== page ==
Last edited by Spitfire11; 02/12/2011 at 08:00 AM.
  7. #27  
    Quote Originally Posted by pavvento View Post
    where are you gathering your facts?? ILife isn't used??? IE isn't used, yet has the largest marketshare of browsers??
    Ha, I am sorry, I didn't make it clear I was being sarcastic? Yes, they are being used.
  8. #28  
    Quote Originally Posted by astraith View Post
    Ha, I am sorry, I didn't make it clear I was being sarcastic? Yes, they are being used.
    Sorry! Usually i can tell, but last night I was clearly off.
  9. #29  
    Quote Originally Posted by pavvento View Post
    Sorry! Usually i can tell, but last night I was clearly off.
    No problamo dude!
  10. #30  
    Quote Originally Posted by hparsons View Post
    You're ignoring one of the obvious successes of "pre-installed" software - Internet Explorer.
    I really don't think installing third party software is comparable with something as integrated as a web browser, in the case of ie, or the lengths that Microsoft went through in order to cripple the competition. Anti-trust suits ring a bell? A better comparison would be to see the stats from Windows 7 users that had a choice of browsers through that browser switcher option (or was that option only available to EU users?).

    I am more likely to download it and give it a try than I am to use something bundled with a PC although I whole heartedly hold my hand up and state this is my opinion alone and most likely does not reflect most of the pc buying public.

    As stated on a previous thread, and sorry if this drags this thread off topic, I would be interested in seeing webOS sitting on top of an installable live distro that I could run on my eee-pc. This would open up the option for older systems, and netbooks, to gain a new lease of life and also potentially open up a new avenue of consumers for the app catalogue.
  11. #31  
    Jon Rubinstein 2/9/11 Interview with Engadget

    Jon Rubinstein has stated before and reiterates in this interview that he does not try competing products which may explain why he said this:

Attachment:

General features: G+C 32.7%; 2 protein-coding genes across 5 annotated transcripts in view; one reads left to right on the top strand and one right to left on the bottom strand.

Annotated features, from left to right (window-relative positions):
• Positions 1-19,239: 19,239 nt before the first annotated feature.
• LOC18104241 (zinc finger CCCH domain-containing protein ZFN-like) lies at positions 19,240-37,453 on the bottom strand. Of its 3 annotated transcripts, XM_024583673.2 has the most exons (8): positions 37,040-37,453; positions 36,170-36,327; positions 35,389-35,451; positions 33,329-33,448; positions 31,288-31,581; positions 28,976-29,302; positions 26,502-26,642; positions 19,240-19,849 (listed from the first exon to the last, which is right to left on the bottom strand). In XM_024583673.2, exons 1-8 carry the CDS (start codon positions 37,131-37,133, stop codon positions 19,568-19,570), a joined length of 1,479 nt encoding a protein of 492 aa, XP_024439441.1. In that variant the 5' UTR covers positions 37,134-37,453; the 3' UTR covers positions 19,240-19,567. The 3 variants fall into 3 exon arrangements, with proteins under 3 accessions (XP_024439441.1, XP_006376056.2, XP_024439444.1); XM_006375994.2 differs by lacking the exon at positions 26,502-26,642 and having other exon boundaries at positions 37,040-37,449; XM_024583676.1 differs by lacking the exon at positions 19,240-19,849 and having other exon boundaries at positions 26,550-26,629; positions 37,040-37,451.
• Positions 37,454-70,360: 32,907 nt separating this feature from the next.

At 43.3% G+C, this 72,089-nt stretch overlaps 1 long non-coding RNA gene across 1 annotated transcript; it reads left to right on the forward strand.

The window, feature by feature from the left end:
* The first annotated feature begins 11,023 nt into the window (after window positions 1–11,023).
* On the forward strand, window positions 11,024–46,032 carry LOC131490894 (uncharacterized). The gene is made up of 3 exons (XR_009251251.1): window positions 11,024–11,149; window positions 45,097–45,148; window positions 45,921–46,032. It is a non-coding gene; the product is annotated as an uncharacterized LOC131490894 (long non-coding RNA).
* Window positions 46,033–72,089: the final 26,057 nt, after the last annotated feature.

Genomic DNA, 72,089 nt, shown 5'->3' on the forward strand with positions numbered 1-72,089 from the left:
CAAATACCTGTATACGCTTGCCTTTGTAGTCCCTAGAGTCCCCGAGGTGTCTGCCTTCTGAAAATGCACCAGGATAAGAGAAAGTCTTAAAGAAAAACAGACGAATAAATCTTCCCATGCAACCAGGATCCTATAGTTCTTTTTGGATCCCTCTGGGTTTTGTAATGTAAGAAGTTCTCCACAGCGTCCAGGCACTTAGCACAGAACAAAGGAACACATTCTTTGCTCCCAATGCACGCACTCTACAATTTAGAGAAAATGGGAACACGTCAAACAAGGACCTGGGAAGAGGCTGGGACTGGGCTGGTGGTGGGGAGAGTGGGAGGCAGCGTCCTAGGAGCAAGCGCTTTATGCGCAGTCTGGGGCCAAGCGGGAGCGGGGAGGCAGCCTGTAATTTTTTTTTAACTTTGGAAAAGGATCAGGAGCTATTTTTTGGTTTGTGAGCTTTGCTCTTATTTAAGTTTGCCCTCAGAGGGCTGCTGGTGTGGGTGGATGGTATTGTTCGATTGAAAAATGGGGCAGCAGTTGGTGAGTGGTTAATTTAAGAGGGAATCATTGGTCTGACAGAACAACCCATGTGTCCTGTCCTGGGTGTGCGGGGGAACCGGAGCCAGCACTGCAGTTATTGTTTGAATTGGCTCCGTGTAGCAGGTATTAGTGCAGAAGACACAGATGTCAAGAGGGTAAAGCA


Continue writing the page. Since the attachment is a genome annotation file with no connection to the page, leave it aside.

Jon: First of all, webOS is a better experience -- true multitasking, Synergy, Just Type, OTA updates, the list goes on and on. It's a fundamentally better experience. The whole vision of connected devices... this is just the beginning. Connected devices, web connectivity, delivering unified HP webOS experiences across a variety of devices.
    Multitasking: webOS, Android, BlackBerry, and iOS 4.3 all time-slice to give you the feeling that they are doing multiple things at once.

    Synergy: Synergy 2.1 will have most of the features from Android 2.0.

    Just Type: webOS 2.1 will have most of the Voice Actions options except the voice part.

    OTA updates: That is just a strange advantage to claim as it is so common in all platforms.

    Connected devices: Google Print prints maps, docs, xls, etc. from your phone to your home or office printer. Apps like Bump let you share with a touch. NFC (Near Field Communications) is the next step.

    At least Rubinstein did not claim to have invented the Internet.
    Last edited by milominderbinder; 02/13/2011 at 06:23 PM.
  12. #32  
    No, but he does claim to have "home court advantage" - whatever that means.

    When he touts the "better experience" of webOS, I start to believe him when he says he's never used any other platforms.
  13. #33  
    Quote Originally Posted by milominderbinder View Post
    Jon Rubinstein 2/9/11 Interview with Engadget

    Jon Rubinstein has stated before and reiterates in this interview that he does not try competing products. The problem with that is that you end up making statements like this:



    Multitasking: webOS is not the only OS that truly multitasks. What all of them do is time-slice giving you the feeling that it is doing multiple things at once.

    Synergy: Synergy 2.0 will have most of the features from Android 2.0 from May 2010.

    Just Type: webOS 2.0 have most of the Voice Actions options except the voice part.

    OTA updates: That is just a strange advantage to claim as it is so common in all platforms.

    Connected devices: Google Print already lets you print maps, docs, xls, etc. from your phone to your home or office printer. Apps like Bump already let you share with a touch. NFC (Near Field Communications) in Gingerbread opens a whole new world.